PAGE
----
This view also has much to recommend it.  Not least, Christians who hold it are likely to live more interesting lives than those who hold the first view, and this may well have the effect of making their evangelism more effective; their engagement with the ordinary work of humanity has the potential to commend the gospel.  Independently of this, they are surely correct to see more in Genesis 1 and 2 than a wistful memory of a long-dead world.  With this perspective, advocates of the second view are equipped to avoid the secular/sacred divide that more or less inevitably follows from the first view.  Still, I’m not sure this view has it completely right.  I worry that it has the potential to make the gospel of Christ merely a means to an end, and the lordship of Christ a secondary rather than a primary concern.  This is a danger, not an actuality - I don’t think people actually go this far, or at least not explicitly.  But I think it is a valid concern; the gospel is not an afterthought.  Add to that, I’m not sure the framework of creation restored can contain the eschatology of the Bible - the end promised to us seems, to me, to be much more than the beginning.  

The third view, which is mine and therefore saved to the last so that it seems more impressive, rests on the insight that chronology is not always the key.  The second Commission, on this view, is really the first, and the first is the second.  To clarify, we’ll call them G-Commission (for Genesis) and M-Commission (for Matthew).  Rather than seeing G-Commission as basic, and M-Commission as a necessary addition in the face of sin, the third view sees M-Commission as basic.  The spread of the kingdom of Christ, through the evangelization of the nations, is - and always has been - the central purpose of everything that exists, including human beings and everything that they can do or produce in conformity to the G-Commission.  This is not to devalue the G-Commission; rather, it is to provide it with a secure place.  Although advocates of the second view see value in both Commissions, I do not know how they can hold them together.  It seems to me that either one or the other will necessarily be without foundation and arbitrary.  It is all very well to say that the G-Commission is still in force, but I wonder what that can even really mean after the fall.  And I wonder what relation it can really have to the M-Commission.  By contrast, this third view holds the two together because it sees the fulfillment of the G-Commission occurring as, and only as, human creativity is brought under the lordship of Christ.  This does not mean that cultural artifacts and the like which are created without reference to Christ lose all their value; it simply means that Jesus is Lord over them whether their creators like it or not, and so they can brought in some way - whether by appreciation or critique - within the orbit of the church as the community which knows and bows to his Lordship in the here and now.  (This involves a rethinking of common grace; it is not a kind of basic grace which is independent of the gospel grace of Christ - rather it is the overflow of the gospel, or perhaps just the gospel as it applies to those who do not know it or acknowledge it).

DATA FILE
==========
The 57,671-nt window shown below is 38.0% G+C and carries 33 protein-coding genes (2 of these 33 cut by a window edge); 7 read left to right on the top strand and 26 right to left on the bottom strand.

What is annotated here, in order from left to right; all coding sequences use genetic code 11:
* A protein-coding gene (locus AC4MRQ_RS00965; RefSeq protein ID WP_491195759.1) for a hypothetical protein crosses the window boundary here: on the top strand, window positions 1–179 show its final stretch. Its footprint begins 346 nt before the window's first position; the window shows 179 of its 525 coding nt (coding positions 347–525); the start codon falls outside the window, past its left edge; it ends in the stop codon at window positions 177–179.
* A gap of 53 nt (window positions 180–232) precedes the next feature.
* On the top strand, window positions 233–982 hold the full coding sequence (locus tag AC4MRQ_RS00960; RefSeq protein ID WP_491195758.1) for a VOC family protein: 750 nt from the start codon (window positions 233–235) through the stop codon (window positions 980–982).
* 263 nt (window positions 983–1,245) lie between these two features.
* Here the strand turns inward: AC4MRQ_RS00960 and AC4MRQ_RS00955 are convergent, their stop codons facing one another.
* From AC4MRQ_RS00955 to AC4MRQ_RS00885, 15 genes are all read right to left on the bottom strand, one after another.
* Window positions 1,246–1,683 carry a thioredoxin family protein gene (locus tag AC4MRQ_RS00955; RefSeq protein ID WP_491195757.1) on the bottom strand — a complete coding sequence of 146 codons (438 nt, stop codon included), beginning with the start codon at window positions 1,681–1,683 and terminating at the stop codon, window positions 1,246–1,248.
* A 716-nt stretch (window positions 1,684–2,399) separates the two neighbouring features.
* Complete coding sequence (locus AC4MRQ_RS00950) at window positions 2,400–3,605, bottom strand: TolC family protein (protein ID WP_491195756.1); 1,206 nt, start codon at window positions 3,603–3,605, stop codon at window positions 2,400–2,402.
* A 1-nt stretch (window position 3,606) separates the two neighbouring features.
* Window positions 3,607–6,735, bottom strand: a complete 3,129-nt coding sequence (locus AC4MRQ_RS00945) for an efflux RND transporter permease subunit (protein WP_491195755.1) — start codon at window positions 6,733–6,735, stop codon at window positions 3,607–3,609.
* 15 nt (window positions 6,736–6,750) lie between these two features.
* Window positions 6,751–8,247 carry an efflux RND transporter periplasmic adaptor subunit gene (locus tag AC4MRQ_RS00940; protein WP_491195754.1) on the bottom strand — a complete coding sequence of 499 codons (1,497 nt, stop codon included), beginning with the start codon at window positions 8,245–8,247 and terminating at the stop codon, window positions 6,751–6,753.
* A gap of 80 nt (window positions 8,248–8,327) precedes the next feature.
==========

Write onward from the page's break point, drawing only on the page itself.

I think this is a better way of understanding the relationship between the G-Commission and the M-Commission.  It keeps the main thing - the Lordship of Christ and its recognition amongst the nations - as very definitely the main thing, and it securely grounds everything else by relating it to this great divine project.  It fits better with the shape of the doctrine of creation, as I understand it.  Most importantly, I think it lets us live as Christians - set free from every concern which is not Christ, whilst recognising that Christ means more than we might initially think.